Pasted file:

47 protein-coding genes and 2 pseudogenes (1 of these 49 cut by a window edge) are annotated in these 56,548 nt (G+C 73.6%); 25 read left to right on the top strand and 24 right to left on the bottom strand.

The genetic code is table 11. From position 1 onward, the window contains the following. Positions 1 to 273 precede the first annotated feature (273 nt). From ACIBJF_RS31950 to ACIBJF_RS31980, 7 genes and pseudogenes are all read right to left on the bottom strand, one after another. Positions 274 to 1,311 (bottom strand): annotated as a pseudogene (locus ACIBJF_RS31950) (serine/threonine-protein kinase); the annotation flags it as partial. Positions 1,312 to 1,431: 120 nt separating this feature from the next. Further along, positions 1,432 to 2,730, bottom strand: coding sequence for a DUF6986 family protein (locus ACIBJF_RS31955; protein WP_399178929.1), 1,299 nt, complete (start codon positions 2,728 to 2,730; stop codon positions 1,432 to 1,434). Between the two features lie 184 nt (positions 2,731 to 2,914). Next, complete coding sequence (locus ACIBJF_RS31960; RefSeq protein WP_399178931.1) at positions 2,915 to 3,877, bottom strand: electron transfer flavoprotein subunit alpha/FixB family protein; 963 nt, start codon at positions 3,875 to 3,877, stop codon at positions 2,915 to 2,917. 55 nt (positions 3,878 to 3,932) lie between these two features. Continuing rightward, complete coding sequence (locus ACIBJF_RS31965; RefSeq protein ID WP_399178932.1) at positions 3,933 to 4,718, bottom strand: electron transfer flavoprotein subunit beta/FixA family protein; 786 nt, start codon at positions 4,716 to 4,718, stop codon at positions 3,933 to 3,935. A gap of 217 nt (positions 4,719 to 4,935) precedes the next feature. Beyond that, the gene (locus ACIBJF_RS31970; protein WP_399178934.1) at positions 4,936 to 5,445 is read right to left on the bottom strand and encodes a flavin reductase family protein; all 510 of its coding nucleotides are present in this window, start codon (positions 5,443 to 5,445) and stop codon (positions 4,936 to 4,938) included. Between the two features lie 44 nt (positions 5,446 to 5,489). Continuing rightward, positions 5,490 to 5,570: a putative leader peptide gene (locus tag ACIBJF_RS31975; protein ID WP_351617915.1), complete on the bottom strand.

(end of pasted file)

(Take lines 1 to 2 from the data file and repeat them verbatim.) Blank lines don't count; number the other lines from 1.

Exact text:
47 protein-coding genes and 2 pseudogenes (1 of these 49 cut by a window edge) are annotated in these 56,548 nt (G+C 73.6%); 25 read left to right on the top strand and 24 right to left on the bottom strand.

The genetic code is table 11. From position 1 onward, the window contains the following. Positions 1 to 273 precede the first annotated feature (273 nt). From ACIBJF_RS31950 to ACIBJF_RS31980, 7 genes and pseudogenes are all read right to left on the bottom strand, one after another. Positions 274 to 1,311 (bottom strand): annotated as a pseudogene (locus ACIBJF_RS31950) (serine/threonine-protein kinase); the annotation flags it as partial. Positions 1,312 to 1,431: 120 nt separating this feature from the next. Further along, positions 1,432 to 2,730, bottom strand: coding sequence for a DUF6986 family protein (locus ACIBJF_RS31955; protein WP_399178929.1), 1,299 nt, complete (start codon positions 2,728 to 2,730; stop codon positions 1,432 to 1,434). Between the two features lie 184 nt (positions 2,731 to 2,914). Next, complete coding sequence (locus ACIBJF_RS31960; RefSeq protein WP_399178931.1) at positions 2,915 to 3,877, bottom strand: electron transfer flavoprotein subunit alpha/FixB family protein; 963 nt, start codon at positions 3,875 to 3,877, stop codon at positions 2,915 to 2,917. 55 nt (positions 3,878 to 3,932) lie between these two features. Continuing rightward, complete coding sequence (locus ACIBJF_RS31965; RefSeq protein ID WP_399178932.1) at positions 3,933 to 4,718, bottom strand: electron transfer flavoprotein subunit beta/FixA family protein; 786 nt, start codon at positions 4,716 to 4,718, stop codon at positions 3,933 to 3,935. A gap of 217 nt (positions 4,719 to 4,935) precedes the next feature. Beyond that, the gene (locus ACIBJF_RS31970; protein WP_399178934.1) at positions 4,936 to 5,445 is read right to left on the bottom strand and encodes a flavin reductase family protein; all 510 of its coding nucleotides are present in this window, start codon (positions 5,443 to 5,445) and stop codon (positions 4,936 to 4,938) included. Between the two features lie 44 nt (positions 5,446 to 5,489). Continuing rightward, positions 5,490 to 5,570: a putative leader peptide gene (locus tag ACIBJF_RS31975; protein ID WP_351617915.1), complete on the bottom strand.